Should I Get A Flu Shot Or Is It Just Another Poke In The Arm? Whether or not to receive a flu shot is one of those questions which is debated each year around the same time that Halloween decorations begin showing up on people’s front yards. People will examine the advantages and disadvantages of getting the flu shot on the bus, on the subway, on the road, at work, while having lunch, and anyplace else where two or more people congregate.
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The debate begins to become part of news reports also. Some people today believe a flu shot is essential and will do their best to ensure they get one. Other folks think it’s a waste of money and time along with being a poke in the arm that they don’t require. Whether you receive a flu shot is a personal decision but data from the Centers For Disease Control and Protection urge that particular groups of high risk individuals get a flu vaccination each year.
My mom is in the high risk category. She’s over 65 years old and is on kidney dialysis. Everyone at her dialysis centre was offered a flu shot for a service so that everybody in the center has been protected. The medical care professionals working in the centre also got flu shots. Additionally it is advised that individuals from 50 to 64 years old get a flu shot even though this age group is not considered high risk.
The flu shot is also recommended for folks who routinely come in touch with people in the high risk group, like the medical care professionals working in my mother’s dialysis centre. Because I’m a caregiver for my mom it was recommended that I get a flu shot also. Although I’m neither a strong believer in getting or not getting a flu shot I got one just in case it may stop me from getting it and passing it on to my mom.
Other members of my family have differing views on whether or not to get the flu shot though, unlike myself, the rest of my family appears to have a strong opinion one way or another. Although both my mother and father receive the flu shot without fail every year and strongly believe in getting it, my aunt never receives a flu shot. She’s 82 years old and is doing fine. My daughter lives in a college dorm. The faculty recommends the flu shot for all students living in dorms (not a bad thought in my mind because a college dorm may be a hotbed of germs or it seems that way when I look into some of the very cluttered dorm rooms) but my daughter does not get the flu shot and has not come down with the flu during the 3 years she has lived in the dorm.
My in-laws both get a flu shot each year, but my husband’s grandparents don’t. And my oldest son is determined that someone shouldn’t get a flu shot. Should you receive a flu shot the ideal time to receive it’s from the latter part of September through the middle of November, although getting a flu shot any time throughout the season will still give a person some protection against the flu or flu. But the flu shot does not provide somebody protection or potency against the flu for about two weeks after getting it.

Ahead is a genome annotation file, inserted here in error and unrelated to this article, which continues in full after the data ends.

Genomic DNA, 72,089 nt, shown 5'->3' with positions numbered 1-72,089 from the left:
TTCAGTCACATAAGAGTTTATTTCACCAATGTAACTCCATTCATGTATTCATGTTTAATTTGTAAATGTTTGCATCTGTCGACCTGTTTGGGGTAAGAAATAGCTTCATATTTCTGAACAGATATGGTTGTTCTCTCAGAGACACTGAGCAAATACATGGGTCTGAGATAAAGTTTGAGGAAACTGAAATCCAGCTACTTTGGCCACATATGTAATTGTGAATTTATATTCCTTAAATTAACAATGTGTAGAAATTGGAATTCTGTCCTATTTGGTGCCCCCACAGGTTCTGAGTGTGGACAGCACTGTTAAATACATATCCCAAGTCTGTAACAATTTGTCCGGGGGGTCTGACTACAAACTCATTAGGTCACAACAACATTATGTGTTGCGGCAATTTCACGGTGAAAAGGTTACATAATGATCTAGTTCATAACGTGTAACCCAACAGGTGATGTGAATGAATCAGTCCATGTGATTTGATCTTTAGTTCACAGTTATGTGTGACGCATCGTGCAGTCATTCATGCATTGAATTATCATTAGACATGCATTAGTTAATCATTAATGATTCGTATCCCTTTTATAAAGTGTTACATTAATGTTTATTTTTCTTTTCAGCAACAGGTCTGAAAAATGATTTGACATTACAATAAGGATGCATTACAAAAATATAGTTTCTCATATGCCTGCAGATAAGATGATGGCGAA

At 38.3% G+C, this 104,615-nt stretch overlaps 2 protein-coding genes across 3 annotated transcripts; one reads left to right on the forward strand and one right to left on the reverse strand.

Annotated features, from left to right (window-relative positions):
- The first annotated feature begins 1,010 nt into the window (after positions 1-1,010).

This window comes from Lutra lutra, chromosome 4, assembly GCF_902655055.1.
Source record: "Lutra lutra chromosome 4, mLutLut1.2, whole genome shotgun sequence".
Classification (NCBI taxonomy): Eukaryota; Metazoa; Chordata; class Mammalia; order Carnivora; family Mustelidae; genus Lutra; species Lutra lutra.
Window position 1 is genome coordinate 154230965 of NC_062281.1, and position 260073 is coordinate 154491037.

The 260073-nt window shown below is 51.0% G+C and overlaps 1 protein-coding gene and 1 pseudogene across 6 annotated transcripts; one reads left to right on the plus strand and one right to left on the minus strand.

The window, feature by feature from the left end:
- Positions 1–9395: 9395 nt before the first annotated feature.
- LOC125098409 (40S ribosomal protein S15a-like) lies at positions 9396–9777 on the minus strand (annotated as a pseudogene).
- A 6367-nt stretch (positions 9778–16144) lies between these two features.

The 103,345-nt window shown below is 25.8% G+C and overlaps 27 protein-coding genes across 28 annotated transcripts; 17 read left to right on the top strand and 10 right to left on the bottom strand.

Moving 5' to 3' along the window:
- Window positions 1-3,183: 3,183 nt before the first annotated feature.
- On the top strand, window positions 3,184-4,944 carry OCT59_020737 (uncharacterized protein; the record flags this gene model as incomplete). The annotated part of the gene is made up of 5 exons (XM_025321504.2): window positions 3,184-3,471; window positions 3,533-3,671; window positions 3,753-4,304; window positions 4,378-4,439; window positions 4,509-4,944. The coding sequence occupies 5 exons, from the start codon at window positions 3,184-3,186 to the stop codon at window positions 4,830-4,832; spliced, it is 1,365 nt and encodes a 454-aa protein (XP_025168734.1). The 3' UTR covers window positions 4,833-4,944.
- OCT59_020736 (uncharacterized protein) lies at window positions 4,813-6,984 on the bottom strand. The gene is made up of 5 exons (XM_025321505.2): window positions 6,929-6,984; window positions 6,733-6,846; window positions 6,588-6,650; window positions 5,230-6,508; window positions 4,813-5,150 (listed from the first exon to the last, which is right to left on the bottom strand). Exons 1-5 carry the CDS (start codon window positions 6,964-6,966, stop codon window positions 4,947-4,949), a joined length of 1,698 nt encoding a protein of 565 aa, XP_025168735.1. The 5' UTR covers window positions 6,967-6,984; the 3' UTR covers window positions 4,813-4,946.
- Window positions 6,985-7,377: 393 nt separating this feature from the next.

And so as to receive the most protection against the flu a individual needs to have a flu shot each year. Flu season runs from roughly November through April although January to February appears to be the peak time of this influenza season. That’s when you’ll begin to hear reports on the information about what portions of america are reporting large numbers of flu cases.
What’s in a flu shot?
It varies annually. In america the Public Health Service decides which three strains of the flu are most likely to disperse and be an issue during the upcoming flu season. Purified viruses of these three strains are grown in egg cultures which are noninfectious and dormant. Those purified viruses would be the flu shot or influenza vaccination.
The shot stimulates an immune response that’s said to provide a individual around a 70% protection against these strains of the influenza. Why is it that some health care professionals believe that getting a flu shot is so important? One reason is that the flu (influenza) is quite contagious. It can also be quite deadly. It’s the fifth leading cause of death among the elderly killing as many as 70,000 people per year.
Whether you get a flu shot is something only you can decide. Consider the pros and cons and determine what’s appropriate for you. Disclaimer: this guide is for educational purposes only and isn’t meant to diagnose or cure disease and illness; nor is it meant as dispensation of health advice.